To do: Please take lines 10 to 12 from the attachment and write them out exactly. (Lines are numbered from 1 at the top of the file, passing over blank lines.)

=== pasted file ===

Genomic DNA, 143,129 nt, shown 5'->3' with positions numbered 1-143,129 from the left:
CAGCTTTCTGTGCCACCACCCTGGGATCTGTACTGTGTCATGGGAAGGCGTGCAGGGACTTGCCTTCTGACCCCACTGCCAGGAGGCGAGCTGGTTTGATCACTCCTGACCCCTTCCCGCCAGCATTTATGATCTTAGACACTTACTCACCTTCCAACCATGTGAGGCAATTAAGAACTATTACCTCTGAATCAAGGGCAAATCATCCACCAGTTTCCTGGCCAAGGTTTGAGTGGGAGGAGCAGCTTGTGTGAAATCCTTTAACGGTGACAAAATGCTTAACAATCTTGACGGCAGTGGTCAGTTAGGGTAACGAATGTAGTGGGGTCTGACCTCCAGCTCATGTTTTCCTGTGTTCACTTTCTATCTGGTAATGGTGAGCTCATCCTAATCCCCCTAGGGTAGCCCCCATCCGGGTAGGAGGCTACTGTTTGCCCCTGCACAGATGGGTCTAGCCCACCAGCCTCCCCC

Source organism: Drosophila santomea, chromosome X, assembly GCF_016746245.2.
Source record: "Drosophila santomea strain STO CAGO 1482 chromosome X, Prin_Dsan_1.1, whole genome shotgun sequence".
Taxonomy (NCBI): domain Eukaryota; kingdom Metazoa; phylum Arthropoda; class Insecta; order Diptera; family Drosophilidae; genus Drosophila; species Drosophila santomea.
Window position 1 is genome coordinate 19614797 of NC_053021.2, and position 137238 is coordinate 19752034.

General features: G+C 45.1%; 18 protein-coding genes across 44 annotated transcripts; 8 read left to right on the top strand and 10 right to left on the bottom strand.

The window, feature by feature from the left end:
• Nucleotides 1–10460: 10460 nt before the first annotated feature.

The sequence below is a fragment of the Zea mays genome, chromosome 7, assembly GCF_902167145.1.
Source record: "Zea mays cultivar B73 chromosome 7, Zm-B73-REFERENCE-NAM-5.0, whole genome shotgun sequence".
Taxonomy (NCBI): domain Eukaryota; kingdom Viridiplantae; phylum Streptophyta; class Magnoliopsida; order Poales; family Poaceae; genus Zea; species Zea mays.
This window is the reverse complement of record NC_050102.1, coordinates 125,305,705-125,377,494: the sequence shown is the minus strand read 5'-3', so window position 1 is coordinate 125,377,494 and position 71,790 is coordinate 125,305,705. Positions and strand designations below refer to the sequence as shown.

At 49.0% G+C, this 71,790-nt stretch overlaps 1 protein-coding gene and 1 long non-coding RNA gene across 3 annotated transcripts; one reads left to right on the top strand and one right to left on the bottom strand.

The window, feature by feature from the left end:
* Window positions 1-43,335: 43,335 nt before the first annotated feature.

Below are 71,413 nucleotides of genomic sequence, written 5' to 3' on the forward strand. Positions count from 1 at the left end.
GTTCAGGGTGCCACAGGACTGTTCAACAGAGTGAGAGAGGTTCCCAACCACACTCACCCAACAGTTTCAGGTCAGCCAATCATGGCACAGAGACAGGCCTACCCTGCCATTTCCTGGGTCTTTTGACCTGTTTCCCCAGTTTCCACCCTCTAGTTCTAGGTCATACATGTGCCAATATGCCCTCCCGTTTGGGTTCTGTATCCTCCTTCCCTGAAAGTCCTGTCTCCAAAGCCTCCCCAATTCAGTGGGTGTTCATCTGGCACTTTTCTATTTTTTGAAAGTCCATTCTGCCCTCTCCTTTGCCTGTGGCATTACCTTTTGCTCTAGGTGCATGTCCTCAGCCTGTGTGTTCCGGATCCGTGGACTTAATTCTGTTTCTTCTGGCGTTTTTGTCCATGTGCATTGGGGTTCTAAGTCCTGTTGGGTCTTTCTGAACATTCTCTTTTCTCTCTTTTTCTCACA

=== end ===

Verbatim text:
The sequence below is a fragment of the Zea mays genome, chromosome 7, assembly GCF_902167145.1.
Source record: "Zea mays cultivar B73 chromosome 7, Zm-B73-REFERENCE-NAM-5.0, whole genome shotgun sequence".
Taxonomy (NCBI): domain Eukaryota; kingdom Viridiplantae; phylum Streptophyta; class Magnoliopsida; order Poales; family Poaceae; genus Zea; species Zea mays.